The unfortunate Mr Standen protested in vain: he was no match for two determined females. Chairs and tables were thrust against the wall; and when, in a last, despairing effort to save himself, he pleaded that although he could do the thing he was dashed if he could explain it, Meg jumped up from the piano-stool, and very obligingly said that she would do it with him, so that Kitty might learn by observation. As Kitty could hardly be expected to watch the steps and to play the piano at the same time, Meg provided the necessary music by humming one of her favourite waltz-airs, a performance which so lacerated the sensitive Mr Standen’s nerves that he very soon declared that anything was better than to have such a devilish noise in his ear, and offered to give his betrothed a turn. Since Kitty had a natural aptitude, and Meg was able to come to the rescue when his verbal instructions became too incoherent to do more than bewilder his pupil, the lesson was very successful. In a remarkably short space of time, Freddy decided that she was sufficiently advanced to put his tuition into practice. He bade his sister play one of his favourite airs, took Miss Charing in his arms, and made her dance round the room with him. She was at first so much embarrassed that she made a great many false steps, for to stand so close to a man, and to feel his arm about her waist, positively constraining her to move in whatever direction he wished, was an unprecedented and rather alarming experience, and one, moreover, which she knew would have been violently disapproved of by her guardian and governess. She kept her eyes shyly lowered, and could not help blushing a little. But as there was nothing in the least amorous in Freddy’s light, firm clasp, and such remarks as he addressed to her were of an admonitory nature, she soon recovered her countenance, began to move with much more assurance, and even, presently, dared to raise her eyes.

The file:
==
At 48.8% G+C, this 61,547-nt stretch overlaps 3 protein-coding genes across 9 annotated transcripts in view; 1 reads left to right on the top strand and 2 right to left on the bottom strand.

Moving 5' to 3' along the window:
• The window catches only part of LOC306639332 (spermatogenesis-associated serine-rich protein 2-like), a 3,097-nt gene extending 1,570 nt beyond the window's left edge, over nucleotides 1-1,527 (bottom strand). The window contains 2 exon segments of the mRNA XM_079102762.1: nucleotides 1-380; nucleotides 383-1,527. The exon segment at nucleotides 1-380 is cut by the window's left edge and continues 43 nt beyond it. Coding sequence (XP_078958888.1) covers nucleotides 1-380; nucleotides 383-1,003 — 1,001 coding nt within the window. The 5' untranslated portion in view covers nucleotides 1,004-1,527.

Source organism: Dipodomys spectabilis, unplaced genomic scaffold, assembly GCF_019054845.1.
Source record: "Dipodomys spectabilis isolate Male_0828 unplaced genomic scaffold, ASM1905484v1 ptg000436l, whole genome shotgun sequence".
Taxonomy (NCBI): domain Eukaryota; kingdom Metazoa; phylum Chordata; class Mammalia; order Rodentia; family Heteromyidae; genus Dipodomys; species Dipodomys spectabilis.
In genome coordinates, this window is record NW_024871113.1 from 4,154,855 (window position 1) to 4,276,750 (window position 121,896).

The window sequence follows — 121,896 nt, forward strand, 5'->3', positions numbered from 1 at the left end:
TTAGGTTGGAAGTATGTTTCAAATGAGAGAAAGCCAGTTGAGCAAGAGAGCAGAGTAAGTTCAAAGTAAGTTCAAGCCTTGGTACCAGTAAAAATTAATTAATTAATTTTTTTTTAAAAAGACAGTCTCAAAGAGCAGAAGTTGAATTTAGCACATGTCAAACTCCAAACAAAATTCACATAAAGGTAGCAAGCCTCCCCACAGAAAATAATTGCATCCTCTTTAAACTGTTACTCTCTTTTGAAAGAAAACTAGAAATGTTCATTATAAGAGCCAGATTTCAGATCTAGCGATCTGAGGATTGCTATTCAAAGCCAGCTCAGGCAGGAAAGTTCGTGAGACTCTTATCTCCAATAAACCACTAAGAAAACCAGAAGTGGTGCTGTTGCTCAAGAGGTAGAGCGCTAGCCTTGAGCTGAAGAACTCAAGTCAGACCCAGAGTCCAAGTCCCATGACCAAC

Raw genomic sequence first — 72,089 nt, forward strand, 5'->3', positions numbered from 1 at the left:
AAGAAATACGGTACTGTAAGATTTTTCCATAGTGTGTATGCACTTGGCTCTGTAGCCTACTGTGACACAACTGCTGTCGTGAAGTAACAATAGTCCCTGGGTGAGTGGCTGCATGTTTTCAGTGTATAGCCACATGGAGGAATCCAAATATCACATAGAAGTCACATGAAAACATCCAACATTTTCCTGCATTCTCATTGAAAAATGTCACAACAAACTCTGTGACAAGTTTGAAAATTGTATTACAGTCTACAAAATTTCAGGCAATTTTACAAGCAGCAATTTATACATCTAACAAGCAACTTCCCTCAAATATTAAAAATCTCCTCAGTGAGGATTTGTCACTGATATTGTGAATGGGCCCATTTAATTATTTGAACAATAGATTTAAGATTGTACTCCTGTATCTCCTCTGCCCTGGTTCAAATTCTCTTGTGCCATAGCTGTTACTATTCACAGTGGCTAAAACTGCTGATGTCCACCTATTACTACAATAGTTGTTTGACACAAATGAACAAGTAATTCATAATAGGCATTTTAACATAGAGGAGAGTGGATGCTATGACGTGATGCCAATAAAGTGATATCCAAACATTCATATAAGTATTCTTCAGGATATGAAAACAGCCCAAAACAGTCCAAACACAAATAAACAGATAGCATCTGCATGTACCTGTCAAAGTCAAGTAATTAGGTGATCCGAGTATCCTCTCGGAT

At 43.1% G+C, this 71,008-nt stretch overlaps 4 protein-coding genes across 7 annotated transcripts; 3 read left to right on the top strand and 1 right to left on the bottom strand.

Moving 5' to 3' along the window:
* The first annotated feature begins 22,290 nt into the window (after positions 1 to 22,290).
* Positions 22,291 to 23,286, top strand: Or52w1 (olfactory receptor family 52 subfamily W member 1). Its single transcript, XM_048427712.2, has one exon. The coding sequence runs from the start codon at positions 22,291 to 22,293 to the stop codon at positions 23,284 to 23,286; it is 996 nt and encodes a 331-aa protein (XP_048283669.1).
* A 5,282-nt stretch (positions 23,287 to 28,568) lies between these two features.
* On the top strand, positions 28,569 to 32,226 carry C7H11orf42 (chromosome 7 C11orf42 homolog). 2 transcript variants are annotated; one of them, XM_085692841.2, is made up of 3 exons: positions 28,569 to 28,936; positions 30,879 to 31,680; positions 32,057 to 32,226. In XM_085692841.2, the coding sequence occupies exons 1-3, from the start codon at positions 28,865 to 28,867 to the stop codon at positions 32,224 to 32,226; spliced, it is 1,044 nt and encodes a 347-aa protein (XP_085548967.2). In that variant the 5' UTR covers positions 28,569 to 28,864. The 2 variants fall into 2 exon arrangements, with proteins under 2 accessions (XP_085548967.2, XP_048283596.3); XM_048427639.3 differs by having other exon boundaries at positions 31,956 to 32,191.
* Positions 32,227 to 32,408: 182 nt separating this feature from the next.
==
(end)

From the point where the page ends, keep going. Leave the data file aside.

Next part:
‘You know what?’ Freddy said, when at last he released her. ‘You ain’t a bad dancer at all, Kit. Dashed if I don’t think you’ll shine ’em all down!’

  ‘Oh!’ cried Kitty, a little out of breath, but triumphant. ‘Do you think so indeed, Freddy?’

  ‘Shouldn’t be at all surprised. What I mean is, when you’ve rid yourself of this devilish trick you have of treading on me every now and then.’

  ‘You are a great deal too severe, Freddy!’ said Meg, beginning to put the chairs back into their places. ‘She dances very gracefully! I am sure I should never have guessed she had never waltzed before!’

  Freddy shook his head. ‘Would if you’d been dancing with her,’ he said simply.

  ‘Well!’ exclaimed Meg. ‘What an odious thing to say! And you have been engaged to her only for three days!’

  ‘Keep forgetting!’ murmured Freddy, with a conscience-stricken glance at Miss Charing.

  Thinking that she could not have heard aright, Meg was just about to ask him to repeat his remark when the door was opened, and Skelton ushered Mr Westruther into the room.

  Nine